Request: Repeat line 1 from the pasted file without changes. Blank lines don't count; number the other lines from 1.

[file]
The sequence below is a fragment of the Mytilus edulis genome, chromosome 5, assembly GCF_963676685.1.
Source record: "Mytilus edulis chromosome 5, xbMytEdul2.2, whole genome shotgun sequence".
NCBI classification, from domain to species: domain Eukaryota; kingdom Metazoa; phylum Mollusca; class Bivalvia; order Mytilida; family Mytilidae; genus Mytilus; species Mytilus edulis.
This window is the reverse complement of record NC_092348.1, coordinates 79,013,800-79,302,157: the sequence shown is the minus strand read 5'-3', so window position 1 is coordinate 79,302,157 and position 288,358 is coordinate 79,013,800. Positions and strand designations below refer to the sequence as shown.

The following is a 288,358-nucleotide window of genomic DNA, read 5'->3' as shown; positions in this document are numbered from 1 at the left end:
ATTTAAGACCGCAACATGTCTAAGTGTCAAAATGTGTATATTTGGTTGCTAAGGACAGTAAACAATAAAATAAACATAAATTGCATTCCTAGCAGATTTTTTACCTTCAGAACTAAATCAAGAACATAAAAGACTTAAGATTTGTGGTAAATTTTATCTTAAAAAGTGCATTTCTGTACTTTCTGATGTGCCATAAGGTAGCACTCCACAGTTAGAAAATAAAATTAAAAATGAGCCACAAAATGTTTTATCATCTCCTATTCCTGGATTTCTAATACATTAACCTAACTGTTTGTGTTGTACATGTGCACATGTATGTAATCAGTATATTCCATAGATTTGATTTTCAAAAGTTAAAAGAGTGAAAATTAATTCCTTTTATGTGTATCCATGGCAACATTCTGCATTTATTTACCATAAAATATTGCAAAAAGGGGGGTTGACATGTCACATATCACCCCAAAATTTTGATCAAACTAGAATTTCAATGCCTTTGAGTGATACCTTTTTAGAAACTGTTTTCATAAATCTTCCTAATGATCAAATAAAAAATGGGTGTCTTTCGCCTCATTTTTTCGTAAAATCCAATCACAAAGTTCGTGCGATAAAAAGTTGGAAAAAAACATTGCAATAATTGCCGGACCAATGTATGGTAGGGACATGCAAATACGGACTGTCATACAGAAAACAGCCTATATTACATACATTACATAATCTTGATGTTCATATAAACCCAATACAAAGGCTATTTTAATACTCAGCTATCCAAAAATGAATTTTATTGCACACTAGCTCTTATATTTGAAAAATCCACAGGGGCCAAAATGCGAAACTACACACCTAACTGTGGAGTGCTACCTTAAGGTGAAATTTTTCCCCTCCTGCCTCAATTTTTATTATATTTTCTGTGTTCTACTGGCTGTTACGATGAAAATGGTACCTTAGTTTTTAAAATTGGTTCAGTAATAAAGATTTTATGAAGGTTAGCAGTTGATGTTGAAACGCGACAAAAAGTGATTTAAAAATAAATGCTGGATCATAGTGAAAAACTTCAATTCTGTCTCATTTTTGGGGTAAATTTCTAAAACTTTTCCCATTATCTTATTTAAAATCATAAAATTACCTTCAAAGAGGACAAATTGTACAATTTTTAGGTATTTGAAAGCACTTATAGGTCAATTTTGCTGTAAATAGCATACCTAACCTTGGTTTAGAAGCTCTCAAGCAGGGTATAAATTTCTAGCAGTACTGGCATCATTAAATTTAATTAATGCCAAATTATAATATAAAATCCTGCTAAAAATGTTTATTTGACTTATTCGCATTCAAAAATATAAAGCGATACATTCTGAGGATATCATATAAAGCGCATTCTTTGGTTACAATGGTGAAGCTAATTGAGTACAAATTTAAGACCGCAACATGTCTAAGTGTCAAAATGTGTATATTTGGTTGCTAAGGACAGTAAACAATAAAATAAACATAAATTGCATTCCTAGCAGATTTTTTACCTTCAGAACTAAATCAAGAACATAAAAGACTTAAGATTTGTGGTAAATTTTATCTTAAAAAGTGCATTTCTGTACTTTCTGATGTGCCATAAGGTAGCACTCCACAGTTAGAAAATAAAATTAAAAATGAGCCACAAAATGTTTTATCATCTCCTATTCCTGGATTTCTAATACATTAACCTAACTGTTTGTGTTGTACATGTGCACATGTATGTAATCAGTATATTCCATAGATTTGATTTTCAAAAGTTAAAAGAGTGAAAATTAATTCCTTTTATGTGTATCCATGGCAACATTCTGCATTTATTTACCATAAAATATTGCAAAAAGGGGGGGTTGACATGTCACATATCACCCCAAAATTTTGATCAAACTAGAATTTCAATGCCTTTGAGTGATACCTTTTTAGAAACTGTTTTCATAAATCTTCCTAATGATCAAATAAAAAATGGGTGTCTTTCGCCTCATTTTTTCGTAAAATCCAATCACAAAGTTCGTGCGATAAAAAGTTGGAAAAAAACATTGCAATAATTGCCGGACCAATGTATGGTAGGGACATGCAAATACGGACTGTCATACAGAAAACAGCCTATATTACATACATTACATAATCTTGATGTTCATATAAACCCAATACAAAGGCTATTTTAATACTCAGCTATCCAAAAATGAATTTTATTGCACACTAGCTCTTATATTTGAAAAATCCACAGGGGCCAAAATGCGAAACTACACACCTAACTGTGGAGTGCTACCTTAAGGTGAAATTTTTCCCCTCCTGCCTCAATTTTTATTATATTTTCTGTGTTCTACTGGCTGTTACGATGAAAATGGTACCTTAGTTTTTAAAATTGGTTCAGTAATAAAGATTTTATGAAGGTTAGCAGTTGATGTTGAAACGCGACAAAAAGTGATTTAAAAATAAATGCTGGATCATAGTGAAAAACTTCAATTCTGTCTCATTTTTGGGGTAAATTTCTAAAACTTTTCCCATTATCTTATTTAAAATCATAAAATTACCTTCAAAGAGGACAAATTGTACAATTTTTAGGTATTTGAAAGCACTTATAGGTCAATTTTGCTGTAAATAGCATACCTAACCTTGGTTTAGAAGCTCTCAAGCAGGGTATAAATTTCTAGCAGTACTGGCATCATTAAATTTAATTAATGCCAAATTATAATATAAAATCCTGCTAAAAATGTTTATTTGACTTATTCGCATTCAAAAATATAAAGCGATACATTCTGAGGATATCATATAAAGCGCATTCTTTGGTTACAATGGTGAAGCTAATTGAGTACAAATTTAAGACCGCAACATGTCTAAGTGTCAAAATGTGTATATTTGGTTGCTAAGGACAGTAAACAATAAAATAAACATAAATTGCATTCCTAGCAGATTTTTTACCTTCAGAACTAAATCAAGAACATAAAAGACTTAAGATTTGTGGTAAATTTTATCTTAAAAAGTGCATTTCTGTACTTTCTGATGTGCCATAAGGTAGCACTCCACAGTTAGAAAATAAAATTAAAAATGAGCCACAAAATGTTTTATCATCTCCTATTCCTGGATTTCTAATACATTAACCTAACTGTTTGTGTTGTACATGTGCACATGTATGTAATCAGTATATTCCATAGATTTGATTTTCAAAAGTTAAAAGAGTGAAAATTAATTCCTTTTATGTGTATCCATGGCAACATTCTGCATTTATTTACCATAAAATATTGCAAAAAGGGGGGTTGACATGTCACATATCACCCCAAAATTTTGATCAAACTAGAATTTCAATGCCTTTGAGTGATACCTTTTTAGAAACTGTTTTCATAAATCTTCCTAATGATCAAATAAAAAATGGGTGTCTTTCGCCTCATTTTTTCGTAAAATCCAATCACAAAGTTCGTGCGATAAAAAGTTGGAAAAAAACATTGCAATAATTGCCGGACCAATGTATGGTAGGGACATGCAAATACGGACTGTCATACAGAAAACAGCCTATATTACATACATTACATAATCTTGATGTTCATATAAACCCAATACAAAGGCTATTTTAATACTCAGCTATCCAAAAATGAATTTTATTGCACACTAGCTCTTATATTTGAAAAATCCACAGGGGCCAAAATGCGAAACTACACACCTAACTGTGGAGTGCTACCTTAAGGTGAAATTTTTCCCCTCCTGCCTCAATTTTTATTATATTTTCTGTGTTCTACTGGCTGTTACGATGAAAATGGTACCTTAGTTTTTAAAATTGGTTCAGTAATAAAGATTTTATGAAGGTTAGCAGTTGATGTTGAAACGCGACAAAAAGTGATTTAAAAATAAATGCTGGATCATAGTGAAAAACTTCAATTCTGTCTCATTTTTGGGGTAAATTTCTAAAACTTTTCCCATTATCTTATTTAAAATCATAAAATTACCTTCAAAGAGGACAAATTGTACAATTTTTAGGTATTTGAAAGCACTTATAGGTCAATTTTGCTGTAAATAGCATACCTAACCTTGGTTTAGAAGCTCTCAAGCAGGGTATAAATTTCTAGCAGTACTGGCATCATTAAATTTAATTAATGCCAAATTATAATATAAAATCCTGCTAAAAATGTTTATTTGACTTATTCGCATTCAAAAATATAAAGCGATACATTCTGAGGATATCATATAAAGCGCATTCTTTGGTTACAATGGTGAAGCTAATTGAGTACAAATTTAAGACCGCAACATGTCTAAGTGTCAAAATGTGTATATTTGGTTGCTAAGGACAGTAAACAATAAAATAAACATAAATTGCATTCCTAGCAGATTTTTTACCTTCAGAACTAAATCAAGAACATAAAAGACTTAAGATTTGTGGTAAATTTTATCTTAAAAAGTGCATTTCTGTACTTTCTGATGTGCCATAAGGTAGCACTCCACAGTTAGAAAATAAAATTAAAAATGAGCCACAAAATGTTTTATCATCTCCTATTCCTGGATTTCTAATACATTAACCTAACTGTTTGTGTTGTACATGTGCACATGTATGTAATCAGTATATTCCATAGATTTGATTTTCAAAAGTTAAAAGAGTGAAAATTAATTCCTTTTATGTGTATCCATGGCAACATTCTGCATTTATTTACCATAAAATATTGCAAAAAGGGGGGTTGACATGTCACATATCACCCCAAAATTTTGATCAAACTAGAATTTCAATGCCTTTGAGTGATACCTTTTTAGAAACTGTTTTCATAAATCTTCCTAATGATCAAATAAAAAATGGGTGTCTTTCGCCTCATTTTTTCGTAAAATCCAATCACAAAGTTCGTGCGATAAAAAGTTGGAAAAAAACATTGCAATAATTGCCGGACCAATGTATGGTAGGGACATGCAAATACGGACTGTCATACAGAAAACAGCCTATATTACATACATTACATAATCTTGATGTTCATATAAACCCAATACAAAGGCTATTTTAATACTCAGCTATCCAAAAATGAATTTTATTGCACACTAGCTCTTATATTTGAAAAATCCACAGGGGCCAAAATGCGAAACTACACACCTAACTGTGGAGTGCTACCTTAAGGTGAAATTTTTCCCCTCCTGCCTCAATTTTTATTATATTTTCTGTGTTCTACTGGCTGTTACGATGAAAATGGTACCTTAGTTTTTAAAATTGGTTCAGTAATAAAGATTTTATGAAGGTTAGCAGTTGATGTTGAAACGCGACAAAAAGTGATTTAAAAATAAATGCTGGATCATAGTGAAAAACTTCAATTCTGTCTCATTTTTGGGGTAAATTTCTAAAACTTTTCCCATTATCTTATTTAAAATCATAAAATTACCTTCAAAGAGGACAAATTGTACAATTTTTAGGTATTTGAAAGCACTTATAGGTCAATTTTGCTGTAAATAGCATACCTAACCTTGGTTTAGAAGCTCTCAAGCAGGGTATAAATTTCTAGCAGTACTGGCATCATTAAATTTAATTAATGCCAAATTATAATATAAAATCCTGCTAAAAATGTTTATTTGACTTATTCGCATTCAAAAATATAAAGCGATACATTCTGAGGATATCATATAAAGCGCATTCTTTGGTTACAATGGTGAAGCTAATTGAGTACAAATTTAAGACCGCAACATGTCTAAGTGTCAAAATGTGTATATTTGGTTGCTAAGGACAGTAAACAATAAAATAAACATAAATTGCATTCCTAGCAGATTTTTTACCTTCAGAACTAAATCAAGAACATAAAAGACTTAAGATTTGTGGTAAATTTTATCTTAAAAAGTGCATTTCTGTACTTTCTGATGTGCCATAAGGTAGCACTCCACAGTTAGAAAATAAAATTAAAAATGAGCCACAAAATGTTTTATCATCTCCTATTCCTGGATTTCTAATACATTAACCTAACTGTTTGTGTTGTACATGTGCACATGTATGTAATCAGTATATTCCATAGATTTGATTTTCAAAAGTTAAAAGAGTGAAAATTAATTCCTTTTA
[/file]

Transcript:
The sequence below is a fragment of the Mytilus edulis genome, chromosome 5, assembly GCF_963676685.1.